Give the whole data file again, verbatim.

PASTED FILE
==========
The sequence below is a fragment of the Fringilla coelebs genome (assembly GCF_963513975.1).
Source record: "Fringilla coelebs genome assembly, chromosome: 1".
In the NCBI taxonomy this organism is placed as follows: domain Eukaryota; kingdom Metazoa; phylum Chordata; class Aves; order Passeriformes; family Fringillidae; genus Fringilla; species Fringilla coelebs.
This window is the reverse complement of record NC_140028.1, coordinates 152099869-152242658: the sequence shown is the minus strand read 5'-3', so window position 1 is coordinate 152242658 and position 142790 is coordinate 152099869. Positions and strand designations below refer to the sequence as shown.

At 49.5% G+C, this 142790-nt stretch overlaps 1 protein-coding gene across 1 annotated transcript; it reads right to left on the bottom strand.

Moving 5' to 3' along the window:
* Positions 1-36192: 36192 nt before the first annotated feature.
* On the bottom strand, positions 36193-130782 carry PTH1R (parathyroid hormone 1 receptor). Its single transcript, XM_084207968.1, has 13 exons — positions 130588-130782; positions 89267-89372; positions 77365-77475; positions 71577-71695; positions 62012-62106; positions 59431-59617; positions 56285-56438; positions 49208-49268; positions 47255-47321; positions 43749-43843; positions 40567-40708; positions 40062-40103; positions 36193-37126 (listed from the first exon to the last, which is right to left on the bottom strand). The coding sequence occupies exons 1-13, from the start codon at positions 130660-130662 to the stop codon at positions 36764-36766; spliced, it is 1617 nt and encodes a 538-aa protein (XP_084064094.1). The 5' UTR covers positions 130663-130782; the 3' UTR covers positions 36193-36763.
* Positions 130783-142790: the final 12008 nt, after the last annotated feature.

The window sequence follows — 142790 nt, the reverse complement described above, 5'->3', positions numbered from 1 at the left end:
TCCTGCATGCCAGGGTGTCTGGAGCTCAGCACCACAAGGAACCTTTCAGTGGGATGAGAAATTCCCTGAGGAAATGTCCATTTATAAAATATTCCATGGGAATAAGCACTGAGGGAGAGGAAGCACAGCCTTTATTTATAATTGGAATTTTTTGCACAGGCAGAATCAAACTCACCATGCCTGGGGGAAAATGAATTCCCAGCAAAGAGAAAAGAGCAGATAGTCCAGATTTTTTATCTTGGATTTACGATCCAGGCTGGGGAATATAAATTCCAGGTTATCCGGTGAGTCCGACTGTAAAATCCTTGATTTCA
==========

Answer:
The sequence below is a fragment of the Fringilla coelebs genome (assembly GCF_963513975.1).
Source record: "Fringilla coelebs genome assembly, chromosome: 1".
In the NCBI taxonomy this organism is placed as follows: domain Eukaryota; kingdom Metazoa; phylum Chordata; class Aves; order Passeriformes; family Fringillidae; genus Fringilla; species Fringilla coelebs.
This window is the reverse complement of record NC_140028.1, coordinates 152099869-152242658: the sequence shown is the minus strand read 5'-3', so window position 1 is coordinate 152242658 and position 142790 is coordinate 152099869. Positions and strand designations below refer to the sequence as shown.

At 49.5% G+C, this 142790-nt stretch overlaps 1 protein-coding gene across 1 annotated transcript; it reads right to left on the bottom strand.

Moving 5' to 3' along the window:
* Positions 1-36192: 36192 nt before the first annotated feature.
* On the bottom strand, positions 36193-130782 carry PTH1R (parathyroid hormone 1 receptor). Its single transcript, XM_084207968.1, has 13 exons — positions 130588-130782; positions 89267-89372; positions 77365-77475; positions 71577-71695; positions 62012-62106; positions 59431-59617; positions 56285-56438; positions 49208-49268; positions 47255-47321; positions 43749-43843; positions 40567-40708; positions 40062-40103; positions 36193-37126 (listed from the first exon to the last, which is right to left on the bottom strand). The coding sequence occupies exons 1-13, from the start codon at positions 130660-130662 to the stop codon at positions 36764-36766; spliced, it is 1617 nt and encodes a 538-aa protein (XP_084064094.1). The 5' UTR covers positions 130663-130782; the 3' UTR covers positions 36193-36763.
* Positions 130783-142790: the final 12008 nt, after the last annotated feature.

The window sequence follows — 142790 nt, the reverse complement described above, 5'->3', positions numbered from 1 at the left end:
TCCTGCATGCCAGGGTGTCTGGAGCTCAGCACCACAAGGAACCTTTCAGTGGGATGAGAAATTCCCTGAGGAAATGTCCATTTATAAAATATTCCATGGGAATAAGCACTGAGGGAGAGGAAGCACAGCCTTTATTTATAATTGGAATTTTTTGCACAGGCAGAATCAAACTCACCATGCCTGGGGGAAAATGAATTCCCAGCAAAGAGAAAAGAGCAGATAGTCCAGATTTTTTATCTTGGATTTACGATCCAGGCTGGGGAATATAAATTCCAGGTTATCCGGTGAGTCCGACTGTAAAATCCTTGATTTCA